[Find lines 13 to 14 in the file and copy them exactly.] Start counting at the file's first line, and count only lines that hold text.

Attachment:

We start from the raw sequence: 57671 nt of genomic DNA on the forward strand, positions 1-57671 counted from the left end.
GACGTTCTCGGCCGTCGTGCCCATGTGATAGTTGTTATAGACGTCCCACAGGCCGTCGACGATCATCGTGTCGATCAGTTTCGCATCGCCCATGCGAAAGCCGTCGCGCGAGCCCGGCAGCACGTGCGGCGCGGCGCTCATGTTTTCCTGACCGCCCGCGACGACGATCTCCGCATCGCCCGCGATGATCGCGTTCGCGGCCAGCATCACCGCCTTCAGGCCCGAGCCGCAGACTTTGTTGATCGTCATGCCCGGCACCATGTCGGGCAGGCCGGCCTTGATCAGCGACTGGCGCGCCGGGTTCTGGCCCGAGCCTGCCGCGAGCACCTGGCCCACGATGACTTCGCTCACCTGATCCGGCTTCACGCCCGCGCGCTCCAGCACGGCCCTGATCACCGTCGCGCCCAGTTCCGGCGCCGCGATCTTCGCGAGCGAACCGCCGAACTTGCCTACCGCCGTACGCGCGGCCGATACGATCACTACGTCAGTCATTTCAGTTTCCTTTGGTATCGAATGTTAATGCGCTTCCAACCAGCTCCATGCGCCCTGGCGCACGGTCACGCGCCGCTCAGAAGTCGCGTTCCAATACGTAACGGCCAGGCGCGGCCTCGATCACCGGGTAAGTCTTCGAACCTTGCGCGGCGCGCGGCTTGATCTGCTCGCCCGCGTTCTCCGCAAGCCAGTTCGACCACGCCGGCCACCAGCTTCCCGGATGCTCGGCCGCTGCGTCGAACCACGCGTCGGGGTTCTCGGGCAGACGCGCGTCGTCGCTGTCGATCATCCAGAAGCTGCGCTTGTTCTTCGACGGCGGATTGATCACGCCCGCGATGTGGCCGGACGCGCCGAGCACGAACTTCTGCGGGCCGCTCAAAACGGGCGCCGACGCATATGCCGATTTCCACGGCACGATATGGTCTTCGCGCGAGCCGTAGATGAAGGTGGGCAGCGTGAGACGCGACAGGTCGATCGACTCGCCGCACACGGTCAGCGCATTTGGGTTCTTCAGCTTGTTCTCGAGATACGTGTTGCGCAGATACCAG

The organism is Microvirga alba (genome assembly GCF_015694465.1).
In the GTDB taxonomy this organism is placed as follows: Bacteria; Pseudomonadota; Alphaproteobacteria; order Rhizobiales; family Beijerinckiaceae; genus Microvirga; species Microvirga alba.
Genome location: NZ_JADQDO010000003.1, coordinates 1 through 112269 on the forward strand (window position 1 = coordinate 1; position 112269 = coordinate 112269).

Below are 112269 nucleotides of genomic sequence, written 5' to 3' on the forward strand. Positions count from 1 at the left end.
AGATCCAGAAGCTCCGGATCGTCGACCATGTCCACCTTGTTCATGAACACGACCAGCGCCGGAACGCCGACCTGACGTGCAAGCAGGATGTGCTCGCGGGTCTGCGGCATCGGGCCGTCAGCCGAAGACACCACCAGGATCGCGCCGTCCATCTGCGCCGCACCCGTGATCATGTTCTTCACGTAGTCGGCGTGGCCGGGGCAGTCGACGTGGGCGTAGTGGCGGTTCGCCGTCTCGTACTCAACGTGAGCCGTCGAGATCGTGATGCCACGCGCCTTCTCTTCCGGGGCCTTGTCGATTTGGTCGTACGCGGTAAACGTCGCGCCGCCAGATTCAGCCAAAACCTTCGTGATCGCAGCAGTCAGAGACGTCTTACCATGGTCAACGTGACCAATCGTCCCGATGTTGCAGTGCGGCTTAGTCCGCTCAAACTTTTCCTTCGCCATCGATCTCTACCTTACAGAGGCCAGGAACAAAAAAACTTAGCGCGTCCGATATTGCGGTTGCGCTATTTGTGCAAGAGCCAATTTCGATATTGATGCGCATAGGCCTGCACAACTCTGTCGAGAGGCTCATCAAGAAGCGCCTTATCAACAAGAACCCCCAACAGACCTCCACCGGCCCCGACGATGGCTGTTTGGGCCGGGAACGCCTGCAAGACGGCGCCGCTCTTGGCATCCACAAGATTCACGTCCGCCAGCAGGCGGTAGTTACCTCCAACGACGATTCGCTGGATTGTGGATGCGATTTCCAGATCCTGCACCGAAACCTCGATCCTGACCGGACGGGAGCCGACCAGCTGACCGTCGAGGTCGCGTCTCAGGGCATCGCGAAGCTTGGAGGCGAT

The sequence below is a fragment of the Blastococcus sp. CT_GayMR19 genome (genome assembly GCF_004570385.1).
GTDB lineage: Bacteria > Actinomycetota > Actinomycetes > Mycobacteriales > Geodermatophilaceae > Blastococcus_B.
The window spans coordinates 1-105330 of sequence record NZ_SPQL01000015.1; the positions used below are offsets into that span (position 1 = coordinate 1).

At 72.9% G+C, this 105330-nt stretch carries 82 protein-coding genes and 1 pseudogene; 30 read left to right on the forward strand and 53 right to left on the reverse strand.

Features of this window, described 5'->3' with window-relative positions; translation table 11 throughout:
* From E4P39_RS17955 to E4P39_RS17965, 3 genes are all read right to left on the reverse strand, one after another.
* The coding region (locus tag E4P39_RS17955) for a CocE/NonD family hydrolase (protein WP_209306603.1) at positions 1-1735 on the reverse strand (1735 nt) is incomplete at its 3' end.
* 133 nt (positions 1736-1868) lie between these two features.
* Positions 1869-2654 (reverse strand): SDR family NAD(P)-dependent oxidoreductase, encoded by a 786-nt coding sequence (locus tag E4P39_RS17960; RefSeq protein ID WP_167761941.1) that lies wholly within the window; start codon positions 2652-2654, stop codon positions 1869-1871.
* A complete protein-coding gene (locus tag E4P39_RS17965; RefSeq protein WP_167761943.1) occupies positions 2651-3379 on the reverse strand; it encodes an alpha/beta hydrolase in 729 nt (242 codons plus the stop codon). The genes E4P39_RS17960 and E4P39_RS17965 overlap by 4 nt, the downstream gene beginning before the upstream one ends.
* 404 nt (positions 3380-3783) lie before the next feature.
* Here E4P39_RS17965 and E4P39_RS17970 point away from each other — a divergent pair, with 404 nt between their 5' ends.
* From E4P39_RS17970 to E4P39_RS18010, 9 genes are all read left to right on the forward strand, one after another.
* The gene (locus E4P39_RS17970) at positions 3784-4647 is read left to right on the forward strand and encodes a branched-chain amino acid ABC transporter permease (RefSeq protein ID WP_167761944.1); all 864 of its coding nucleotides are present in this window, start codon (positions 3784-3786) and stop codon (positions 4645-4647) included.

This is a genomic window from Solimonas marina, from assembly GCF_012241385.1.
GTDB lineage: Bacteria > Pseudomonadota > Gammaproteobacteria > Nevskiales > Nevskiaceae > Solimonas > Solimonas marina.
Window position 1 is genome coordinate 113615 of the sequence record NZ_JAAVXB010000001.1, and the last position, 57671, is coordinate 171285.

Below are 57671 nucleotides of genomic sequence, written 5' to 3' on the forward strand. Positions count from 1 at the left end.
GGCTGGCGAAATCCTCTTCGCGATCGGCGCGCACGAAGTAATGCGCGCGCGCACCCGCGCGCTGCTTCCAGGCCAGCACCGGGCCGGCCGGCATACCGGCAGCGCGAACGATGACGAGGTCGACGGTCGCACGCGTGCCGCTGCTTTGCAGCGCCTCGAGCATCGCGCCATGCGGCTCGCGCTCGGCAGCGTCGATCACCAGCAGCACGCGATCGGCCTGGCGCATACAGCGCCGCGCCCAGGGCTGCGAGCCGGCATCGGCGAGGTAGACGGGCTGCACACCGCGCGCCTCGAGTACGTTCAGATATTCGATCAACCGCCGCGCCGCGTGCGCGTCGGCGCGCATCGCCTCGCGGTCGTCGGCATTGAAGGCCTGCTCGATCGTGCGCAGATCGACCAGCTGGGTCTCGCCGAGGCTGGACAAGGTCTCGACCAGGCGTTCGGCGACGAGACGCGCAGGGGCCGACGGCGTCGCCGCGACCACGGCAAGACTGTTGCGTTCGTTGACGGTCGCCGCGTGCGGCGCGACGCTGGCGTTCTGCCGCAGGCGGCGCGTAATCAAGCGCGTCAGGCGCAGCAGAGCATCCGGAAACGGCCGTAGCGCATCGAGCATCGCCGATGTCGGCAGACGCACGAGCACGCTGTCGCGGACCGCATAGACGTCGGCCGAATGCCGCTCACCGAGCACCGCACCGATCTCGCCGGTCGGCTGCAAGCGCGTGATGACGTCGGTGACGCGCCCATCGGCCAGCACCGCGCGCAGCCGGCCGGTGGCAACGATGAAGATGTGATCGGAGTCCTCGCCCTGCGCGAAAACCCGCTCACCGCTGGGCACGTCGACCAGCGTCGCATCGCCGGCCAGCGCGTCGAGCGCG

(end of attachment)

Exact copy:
* From E4P39_RS17955 to E4P39_RS17965, 3 genes are all read right to left on the reverse strand, one after another.
* The coding region (locus tag E4P39_RS17955) for a CocE/NonD family hydrolase (protein WP_209306603.1) at positions 1-1735 on the reverse strand (1735 nt) is incomplete at its 3' end.